I joined the Homer VFW a few months back. I haven’t been much of a joiner since a joined the Naval Reserve in 1961 at age 17. I was a pretty good sailor. I did my job. I didn’t do much. I was a Radarman on a ship that refueled other ships at sea. I made three trips to the South China Sea. Mostly boring as hell with moments of sheer terror. The reason I mention this is that I can’t seem to bring myself to go to the VFW Club. I’m not entirely sure why but I suspect that it is because I am afraid that I will meet someone like my late younger brother (Marine Recon) that really is a hero and next to him I’m a slug. My brother was the nicest most gentle man you might ever meet. I was standing next to him when a moron asked him ”Did you ever kill anybody?’ His answer was a classic. He replied ”Only women and children”. After he died from some weird cancer, it occurred to me that what he said was, at least, partially true. The NVA would put a gun in the hands of women and children during a firefight. The American soldiers had no idea who was or wasn’t the enemy. My brother, the poor bastard, had a dump truck load of guilt that he did not deserve. If the Agent Orange cancer didn’t kill him his guilt did. It’s a little late but Semper FI, Brother Doug.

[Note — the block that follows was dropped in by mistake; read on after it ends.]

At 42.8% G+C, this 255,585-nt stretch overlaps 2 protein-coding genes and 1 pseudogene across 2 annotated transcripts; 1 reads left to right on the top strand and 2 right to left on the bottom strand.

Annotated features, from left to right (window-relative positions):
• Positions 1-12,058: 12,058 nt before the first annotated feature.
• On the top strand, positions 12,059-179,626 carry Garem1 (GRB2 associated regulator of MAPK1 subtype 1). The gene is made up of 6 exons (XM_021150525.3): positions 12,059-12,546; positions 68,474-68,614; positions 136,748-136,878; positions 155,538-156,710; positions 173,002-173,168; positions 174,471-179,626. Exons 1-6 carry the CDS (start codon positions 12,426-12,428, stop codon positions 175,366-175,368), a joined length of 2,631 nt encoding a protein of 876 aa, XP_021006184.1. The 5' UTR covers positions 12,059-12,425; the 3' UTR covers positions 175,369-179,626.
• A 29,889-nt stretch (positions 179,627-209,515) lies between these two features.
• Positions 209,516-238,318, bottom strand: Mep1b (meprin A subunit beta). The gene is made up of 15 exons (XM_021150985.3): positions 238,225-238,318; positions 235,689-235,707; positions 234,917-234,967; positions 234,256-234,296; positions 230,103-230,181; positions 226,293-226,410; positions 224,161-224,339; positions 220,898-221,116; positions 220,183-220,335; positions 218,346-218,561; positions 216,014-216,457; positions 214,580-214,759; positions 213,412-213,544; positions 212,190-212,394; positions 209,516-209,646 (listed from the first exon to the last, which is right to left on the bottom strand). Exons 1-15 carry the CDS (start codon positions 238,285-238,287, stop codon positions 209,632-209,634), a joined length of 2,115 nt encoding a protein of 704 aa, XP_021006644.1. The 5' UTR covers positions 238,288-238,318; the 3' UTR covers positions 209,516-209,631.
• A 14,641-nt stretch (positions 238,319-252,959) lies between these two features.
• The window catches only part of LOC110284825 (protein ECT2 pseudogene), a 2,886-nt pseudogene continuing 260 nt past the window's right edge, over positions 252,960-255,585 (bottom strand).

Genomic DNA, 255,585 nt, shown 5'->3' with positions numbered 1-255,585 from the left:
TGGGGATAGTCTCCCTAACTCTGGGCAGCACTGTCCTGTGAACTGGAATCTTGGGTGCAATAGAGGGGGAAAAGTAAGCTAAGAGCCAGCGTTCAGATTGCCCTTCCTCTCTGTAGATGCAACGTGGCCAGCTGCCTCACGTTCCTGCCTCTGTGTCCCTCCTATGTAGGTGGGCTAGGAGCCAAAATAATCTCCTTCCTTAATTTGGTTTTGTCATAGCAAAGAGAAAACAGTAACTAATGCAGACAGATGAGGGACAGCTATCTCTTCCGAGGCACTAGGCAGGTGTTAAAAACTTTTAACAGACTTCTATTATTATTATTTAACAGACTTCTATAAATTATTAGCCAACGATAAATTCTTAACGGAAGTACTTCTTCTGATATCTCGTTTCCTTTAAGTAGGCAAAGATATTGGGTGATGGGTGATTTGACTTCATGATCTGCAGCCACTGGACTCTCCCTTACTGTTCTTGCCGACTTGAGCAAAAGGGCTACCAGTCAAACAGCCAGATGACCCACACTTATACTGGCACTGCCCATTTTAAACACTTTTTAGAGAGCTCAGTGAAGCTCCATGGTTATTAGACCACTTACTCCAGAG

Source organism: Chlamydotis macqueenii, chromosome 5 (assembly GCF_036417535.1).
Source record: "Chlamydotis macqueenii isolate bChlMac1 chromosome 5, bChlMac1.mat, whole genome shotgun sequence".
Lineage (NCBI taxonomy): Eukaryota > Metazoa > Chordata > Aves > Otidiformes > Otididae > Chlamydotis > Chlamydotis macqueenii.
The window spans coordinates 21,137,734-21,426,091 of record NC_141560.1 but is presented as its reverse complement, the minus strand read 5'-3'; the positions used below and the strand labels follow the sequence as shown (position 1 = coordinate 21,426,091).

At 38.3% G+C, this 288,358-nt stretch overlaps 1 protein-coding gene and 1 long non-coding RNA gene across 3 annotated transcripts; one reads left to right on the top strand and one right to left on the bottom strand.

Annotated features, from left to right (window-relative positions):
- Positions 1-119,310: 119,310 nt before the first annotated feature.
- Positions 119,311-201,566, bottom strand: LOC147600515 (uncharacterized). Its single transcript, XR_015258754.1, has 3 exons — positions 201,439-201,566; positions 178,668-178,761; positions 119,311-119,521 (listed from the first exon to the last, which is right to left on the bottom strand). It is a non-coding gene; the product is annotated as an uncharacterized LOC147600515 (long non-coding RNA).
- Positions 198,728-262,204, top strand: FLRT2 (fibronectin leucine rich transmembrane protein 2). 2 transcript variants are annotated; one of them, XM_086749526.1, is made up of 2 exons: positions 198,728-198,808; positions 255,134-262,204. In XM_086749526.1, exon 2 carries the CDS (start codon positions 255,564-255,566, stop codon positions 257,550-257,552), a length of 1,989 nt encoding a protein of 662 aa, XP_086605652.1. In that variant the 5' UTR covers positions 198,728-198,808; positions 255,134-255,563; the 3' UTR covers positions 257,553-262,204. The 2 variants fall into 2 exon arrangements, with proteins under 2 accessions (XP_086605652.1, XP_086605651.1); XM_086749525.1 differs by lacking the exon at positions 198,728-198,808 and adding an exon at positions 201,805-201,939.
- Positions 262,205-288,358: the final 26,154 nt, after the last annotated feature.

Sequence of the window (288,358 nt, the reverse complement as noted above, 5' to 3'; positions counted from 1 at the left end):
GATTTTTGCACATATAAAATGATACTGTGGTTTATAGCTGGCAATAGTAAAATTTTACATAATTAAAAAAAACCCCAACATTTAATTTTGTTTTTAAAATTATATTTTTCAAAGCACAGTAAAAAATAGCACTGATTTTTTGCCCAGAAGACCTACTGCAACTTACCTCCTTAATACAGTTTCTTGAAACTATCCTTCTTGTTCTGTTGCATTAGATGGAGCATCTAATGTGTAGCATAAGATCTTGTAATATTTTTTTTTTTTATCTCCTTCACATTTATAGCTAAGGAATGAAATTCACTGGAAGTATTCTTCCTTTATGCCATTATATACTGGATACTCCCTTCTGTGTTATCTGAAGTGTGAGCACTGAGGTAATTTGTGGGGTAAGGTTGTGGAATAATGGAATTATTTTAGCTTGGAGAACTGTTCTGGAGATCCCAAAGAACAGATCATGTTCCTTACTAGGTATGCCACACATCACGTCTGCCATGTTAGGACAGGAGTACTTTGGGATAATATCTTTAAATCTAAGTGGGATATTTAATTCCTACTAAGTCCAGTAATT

I am back to my old game. I am repairing appliances for the nice folks around Homer and Anchor Point. Obviously, I can use the money but more than that after nearly 5 years of living on this hill mostly alone, I needed to see and talk with other human beings. Making a few bucks is good but interacting with other humans is wonderful. I am happy as a clam in soft sand that I get off this Greer Road hill a few times a week.

Well that’s it for me. It’s 11:42 and I have a refrigerator to repair tomorrow and 2 cords of wood to process. Good Night!